Prognosis - Arthrogryposis multiplex congenita

The prognosis is not well defined and therefore it is difficult to search, because of the small number of patients. But there are a few factors that seem to have an influence on the prognosis like the progressive muscle activity improvement. Results of a study showed an increase in strength during growth after the recovery of a passive range of motion in a useful arc. Other positive prognostic factors for independent walking were active hips and knees, hip flexion contractures of less than 20 degrees and knee flexion contractures less than 15 degrees without severe scoliosis.

Treatment - Arthrogryposis multiplex congenita

Treatment varies based on the signs and symptoms found in each person, but may include physical therapy, removable splints, exercise, and/or surgery. The primary long-term goals of these treatments are increasing joint mobility, muscle strength and the development of adaptive use patterns that allow for walking and independence with activities of daily living. Since arthrogryposis includes many different types, the treatment varies between patients depending on the symptoms. Only a few good articles exist in which a surgical technique that is used to treat arthrogryposis is described.

These surgeries are explained below.

Wrist surgery:

Children with the amyoplasia type of arthrogryposis usually have flexed and ulnarly deviated wrists. Dorsal carpal wedge osteotomy is indicated for wrists with excessive flexion contracture deformity when non-surgical interventions such as occupational therapy and splinting have failed to improve function. On the dorsal side, at the level of the midcarpus, a wedge osteotomy is made. Sufficient bone is resected to at least be able to put the wrist in a neutral position. If the wrist is also ulnarly deviated, more bone can be taken from the radial side to correct this abnormality. This position is held into place with two cross K-wires. In addition, a tendon transfer of the extensor carpi ulnaris to the extensor carpi radialis brevis may be performed to correct ulnar deviation or wrist extension weakness, or both. This tendon transfer is only used if the extensor carpi ulnaris appears to be functional enough.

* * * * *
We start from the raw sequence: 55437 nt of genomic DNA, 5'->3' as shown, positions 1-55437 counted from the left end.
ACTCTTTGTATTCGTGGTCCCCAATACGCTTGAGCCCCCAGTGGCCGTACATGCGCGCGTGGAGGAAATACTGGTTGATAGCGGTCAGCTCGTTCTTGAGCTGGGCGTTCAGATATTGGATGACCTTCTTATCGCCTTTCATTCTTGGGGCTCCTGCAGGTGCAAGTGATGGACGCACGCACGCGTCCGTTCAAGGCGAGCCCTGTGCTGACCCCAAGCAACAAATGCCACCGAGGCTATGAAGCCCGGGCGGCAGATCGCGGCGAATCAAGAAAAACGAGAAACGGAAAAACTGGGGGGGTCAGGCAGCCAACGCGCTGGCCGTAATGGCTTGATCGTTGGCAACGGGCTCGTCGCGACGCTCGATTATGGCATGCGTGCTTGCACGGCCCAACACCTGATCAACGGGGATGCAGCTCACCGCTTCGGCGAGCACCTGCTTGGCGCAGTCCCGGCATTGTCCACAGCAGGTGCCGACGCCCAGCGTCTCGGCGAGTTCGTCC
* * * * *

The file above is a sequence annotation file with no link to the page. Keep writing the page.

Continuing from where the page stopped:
Thumb surgery:

The soft tissue envelope in congenital contractual conditions such as clasped or arthrogrypotic thumbs is often deficient in two planes, the thumb-index web and the flexor aspect of the thumb. There is often an appearance of increased skin at the base of the index finger that is part of the deformity. This tissue can be used to resurface the thumb-index web after a comprehensive release of all the tight structures to allow for a larger range of motion of the thumb. This technique is called the index rotation flap. The flap is taken from the radial side of the index finger. It is proximally based at the distal edge of the thumb-index web. The flap is made as wide as possible, but still small enough to close with the excessive skin on the palmar side of the index finger. The flap is rotated around the tightest part of the thumb to the metacarpophalangeal joint of the thumb, allowing for a larger range of motion.

Other surgeries:

Many other surgeries are also able to improve function in joints of arthrogryposis patients. These surgeries usually exist out of tendon transfers and skin flap movements, adjusted to the individual.

Resources - Arthrogryposis multiplex congenita

  • NIH